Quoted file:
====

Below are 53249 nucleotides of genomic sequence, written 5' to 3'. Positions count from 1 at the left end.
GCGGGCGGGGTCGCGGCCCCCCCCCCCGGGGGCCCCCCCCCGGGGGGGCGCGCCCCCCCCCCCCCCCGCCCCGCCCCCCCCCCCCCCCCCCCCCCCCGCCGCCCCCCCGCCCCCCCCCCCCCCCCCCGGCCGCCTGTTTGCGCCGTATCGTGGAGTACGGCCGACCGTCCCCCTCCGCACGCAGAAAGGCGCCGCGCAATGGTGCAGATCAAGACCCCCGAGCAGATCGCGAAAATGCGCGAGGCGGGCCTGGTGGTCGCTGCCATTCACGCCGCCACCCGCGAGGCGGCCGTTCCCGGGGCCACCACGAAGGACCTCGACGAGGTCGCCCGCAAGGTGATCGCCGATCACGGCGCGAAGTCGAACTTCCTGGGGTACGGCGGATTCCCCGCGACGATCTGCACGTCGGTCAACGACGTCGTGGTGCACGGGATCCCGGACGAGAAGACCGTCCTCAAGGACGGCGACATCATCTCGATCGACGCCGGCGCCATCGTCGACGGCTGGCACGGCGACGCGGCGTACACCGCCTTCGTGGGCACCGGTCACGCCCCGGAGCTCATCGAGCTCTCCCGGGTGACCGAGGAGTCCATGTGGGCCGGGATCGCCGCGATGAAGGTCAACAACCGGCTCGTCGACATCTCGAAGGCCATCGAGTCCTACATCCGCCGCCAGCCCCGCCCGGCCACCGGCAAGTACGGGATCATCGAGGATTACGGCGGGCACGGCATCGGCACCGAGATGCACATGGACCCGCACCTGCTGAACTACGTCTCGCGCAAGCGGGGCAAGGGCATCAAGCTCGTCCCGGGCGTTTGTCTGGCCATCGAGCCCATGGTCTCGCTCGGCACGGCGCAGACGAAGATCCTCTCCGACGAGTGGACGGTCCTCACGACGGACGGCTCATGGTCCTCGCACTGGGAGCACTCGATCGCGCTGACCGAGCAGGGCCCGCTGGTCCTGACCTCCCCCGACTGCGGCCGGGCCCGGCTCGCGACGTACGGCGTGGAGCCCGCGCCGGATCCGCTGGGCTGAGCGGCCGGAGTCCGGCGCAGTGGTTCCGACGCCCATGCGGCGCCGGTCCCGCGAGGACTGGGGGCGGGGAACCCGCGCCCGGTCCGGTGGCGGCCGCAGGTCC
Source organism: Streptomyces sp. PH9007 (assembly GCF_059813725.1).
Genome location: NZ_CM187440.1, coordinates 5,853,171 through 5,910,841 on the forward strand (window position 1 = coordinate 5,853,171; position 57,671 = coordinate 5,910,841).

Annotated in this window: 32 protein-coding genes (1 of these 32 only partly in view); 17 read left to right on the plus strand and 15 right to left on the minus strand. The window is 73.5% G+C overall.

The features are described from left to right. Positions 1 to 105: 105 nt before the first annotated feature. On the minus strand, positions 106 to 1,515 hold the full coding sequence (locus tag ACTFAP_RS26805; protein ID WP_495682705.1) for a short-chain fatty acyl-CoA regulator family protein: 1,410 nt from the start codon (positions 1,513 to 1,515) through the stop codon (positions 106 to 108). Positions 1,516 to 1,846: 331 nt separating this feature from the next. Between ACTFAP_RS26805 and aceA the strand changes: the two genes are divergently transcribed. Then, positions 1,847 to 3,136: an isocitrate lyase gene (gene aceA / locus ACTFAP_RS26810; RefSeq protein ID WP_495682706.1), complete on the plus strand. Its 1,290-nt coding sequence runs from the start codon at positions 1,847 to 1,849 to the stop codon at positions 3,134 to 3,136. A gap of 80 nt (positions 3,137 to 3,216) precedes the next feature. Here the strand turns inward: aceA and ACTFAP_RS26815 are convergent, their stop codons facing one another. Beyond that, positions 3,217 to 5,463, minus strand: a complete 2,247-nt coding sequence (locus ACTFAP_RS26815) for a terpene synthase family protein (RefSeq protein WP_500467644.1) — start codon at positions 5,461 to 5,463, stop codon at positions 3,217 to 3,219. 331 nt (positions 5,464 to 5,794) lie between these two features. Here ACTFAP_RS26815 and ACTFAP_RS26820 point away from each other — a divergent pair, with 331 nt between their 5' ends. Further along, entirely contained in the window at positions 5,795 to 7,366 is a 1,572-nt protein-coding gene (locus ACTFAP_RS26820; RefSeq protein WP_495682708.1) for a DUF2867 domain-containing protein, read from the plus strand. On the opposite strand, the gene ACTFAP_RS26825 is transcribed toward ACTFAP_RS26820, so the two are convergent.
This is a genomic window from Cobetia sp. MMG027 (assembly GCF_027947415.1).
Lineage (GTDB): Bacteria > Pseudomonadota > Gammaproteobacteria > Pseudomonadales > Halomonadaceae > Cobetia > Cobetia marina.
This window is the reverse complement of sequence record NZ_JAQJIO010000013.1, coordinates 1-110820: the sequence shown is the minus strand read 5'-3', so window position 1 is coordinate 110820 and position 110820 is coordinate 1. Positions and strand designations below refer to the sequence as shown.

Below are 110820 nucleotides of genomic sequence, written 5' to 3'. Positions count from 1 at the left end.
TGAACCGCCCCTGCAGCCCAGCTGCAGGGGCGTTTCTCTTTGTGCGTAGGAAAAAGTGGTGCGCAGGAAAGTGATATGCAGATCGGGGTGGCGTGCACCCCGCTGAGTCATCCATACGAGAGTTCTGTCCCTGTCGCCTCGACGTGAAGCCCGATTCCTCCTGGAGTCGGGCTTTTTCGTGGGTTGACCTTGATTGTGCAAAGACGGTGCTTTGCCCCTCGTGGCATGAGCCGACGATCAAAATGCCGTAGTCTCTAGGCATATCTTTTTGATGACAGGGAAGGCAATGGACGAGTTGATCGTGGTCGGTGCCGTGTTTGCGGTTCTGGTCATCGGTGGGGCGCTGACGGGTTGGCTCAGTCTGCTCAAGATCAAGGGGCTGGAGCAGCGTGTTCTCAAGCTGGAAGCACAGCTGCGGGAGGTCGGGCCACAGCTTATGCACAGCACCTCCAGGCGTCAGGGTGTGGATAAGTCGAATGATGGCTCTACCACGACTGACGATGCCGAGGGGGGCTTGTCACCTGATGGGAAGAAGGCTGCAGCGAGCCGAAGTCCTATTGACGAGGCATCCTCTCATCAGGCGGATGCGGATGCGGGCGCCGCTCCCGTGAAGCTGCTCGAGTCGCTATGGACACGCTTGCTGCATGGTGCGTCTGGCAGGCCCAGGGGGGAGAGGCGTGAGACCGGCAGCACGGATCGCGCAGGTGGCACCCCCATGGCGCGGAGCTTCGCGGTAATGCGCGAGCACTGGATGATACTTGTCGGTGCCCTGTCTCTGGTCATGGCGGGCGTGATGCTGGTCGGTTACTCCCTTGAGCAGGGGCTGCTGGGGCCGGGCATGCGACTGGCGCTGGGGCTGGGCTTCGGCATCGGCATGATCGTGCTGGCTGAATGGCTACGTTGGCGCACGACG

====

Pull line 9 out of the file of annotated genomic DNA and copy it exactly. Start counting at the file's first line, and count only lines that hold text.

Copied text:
This window is the reverse complement of sequence record NZ_JAQJIO010000013.1, coordinates 1-110820: the sequence shown is the minus strand read 5'-3', so window position 1 is coordinate 110820 and position 110820 is coordinate 1. Positions and strand designations below refer to the sequence as shown.